The Hobbit ‘crisis’ is all about money. It’s about the producers of this long-troubled production, who are in financial difficulty, wanting to minimise their up-front costs. The mark in the con is the only one with cash to offer on the scale they need – the Prime Minister. He’s the one with the most to lose and the most ability to pay.
Tracy Watkins put this argument very well in her piece on the Dom yesterday (which, frustratingly, isn’t online). She pointed out that the Hobbit dwarfs Key’s cycleway and tinkering with the Resource Management Act. Nothing the do nothing PM has done comes close to the Hobbit in terms of its economic impact on the economy.
The firestorm in the last week has put extraordinary pressure on Key. He can’t be the man who fails to ‘save the Hobbit’ – the direct political cost and the economic cost will be too great. So he will go to extraordinary lengths to keep it in New Zealand. The producers of the Hobbit have him over a barrel. I’m sure Key knows their threats are hollow but he can’t take that risk, and so he’ll open up the taxpayers’ cheque book.
Bill English gets it. He’s smart enough to pull con-jobs of his own and he’s smart enough to see when one is being pulled on him. According to Watkins, English describes this affair as nothing more than the producers trying to twist the government’s arm.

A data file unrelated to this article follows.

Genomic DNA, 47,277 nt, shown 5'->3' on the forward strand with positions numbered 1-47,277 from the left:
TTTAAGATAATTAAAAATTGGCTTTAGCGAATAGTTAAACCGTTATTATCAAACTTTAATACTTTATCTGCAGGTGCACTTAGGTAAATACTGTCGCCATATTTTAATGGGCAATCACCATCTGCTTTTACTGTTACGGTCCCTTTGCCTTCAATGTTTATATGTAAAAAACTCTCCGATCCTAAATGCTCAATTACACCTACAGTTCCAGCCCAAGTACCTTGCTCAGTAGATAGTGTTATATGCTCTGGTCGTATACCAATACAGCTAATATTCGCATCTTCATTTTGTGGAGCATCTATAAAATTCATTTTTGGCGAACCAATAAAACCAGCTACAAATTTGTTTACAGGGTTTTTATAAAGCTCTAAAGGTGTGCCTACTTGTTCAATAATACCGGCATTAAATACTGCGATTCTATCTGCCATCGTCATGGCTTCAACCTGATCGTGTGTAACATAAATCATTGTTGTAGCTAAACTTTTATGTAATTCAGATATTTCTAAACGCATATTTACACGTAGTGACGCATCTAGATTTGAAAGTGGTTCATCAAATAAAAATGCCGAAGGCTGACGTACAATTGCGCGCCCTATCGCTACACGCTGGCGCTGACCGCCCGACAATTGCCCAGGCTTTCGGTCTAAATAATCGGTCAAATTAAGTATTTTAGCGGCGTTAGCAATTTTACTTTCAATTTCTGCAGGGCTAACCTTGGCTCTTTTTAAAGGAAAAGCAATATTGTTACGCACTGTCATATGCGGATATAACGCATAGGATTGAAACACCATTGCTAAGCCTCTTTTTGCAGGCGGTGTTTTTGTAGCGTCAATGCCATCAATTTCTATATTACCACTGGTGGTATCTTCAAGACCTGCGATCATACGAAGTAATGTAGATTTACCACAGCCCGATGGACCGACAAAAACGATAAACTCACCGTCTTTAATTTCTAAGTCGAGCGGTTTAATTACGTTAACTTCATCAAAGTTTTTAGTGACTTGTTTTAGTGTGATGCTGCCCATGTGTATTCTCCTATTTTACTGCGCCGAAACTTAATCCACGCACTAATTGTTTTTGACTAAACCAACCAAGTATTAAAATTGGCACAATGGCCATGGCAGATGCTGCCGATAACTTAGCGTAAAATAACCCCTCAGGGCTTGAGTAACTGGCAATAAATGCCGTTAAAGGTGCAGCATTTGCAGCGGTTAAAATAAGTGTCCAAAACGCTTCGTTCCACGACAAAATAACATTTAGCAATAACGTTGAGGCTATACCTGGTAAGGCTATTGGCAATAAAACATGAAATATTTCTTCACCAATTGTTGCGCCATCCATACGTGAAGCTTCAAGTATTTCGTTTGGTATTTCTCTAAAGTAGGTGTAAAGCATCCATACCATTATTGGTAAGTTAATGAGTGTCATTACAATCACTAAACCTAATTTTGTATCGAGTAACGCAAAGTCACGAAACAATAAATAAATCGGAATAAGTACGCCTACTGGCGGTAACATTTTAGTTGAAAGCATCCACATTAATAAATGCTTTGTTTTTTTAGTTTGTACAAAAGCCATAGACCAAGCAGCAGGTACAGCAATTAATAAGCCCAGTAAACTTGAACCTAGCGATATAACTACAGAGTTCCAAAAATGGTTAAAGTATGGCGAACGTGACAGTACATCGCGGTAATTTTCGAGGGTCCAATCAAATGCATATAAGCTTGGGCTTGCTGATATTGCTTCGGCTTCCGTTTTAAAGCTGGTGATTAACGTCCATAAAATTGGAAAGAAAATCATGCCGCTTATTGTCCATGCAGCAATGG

The actors’ union issue is really a sideshow to this bigger game. The settled dispute gives the producers a casus belli for their posturing and it gives the government a whipping boy for the extra money it will dole out but the real game is the producers trying to get more money out of the government.
Now, some people have trouble believing this. Their logic seems to be that because Jackson’s works have done a lot of good for the country in the past, whatever he does must be in the country’s interest. It’s the sainthood fallacy.
Obviously the movies that Jackson has made in New Zealand have brought a lot of money into the economy. Some of them are even pretty good. But that doesn’t mean you should worship the man.
Everyone says he’s a good guy and I’m sure he is. But he is not infallible, he doesn’t shit gold bricks, and he certainly isn’t above acting in his self-interest any more than you or I or any human being.
Take away the assumption that Jackson can’t be acting in a self-interested manner and the rest falls into place. This is nothing more than the same old story of Hollywood movie producers trying to screw more tax incentives out of governments.
I think people are quickly waking up to this. The way we initially fell for the producers’ scare-tactics completely made us look terribly provincial but now level-headed thinking is taking over.
Would Warners and Jackson really walk away from the $100 million that Watkins reports they have already invested in this project in New Zealand? Would that much of the spending actually take place overseas anyway given that the expensive stuff – the special effects – will be done by Weta Digital here in NZ?
I note that the Ipredict stock on the Hobbit going overseas has already fallen from a 90% chance to 15% today as people take a cold look at the situation.
The Hobbit isn’t going anywhere but the mere threat will still be enough for the producers to get more taxpayer cash out of Key. I’m picking it will cost us $15-$30 million.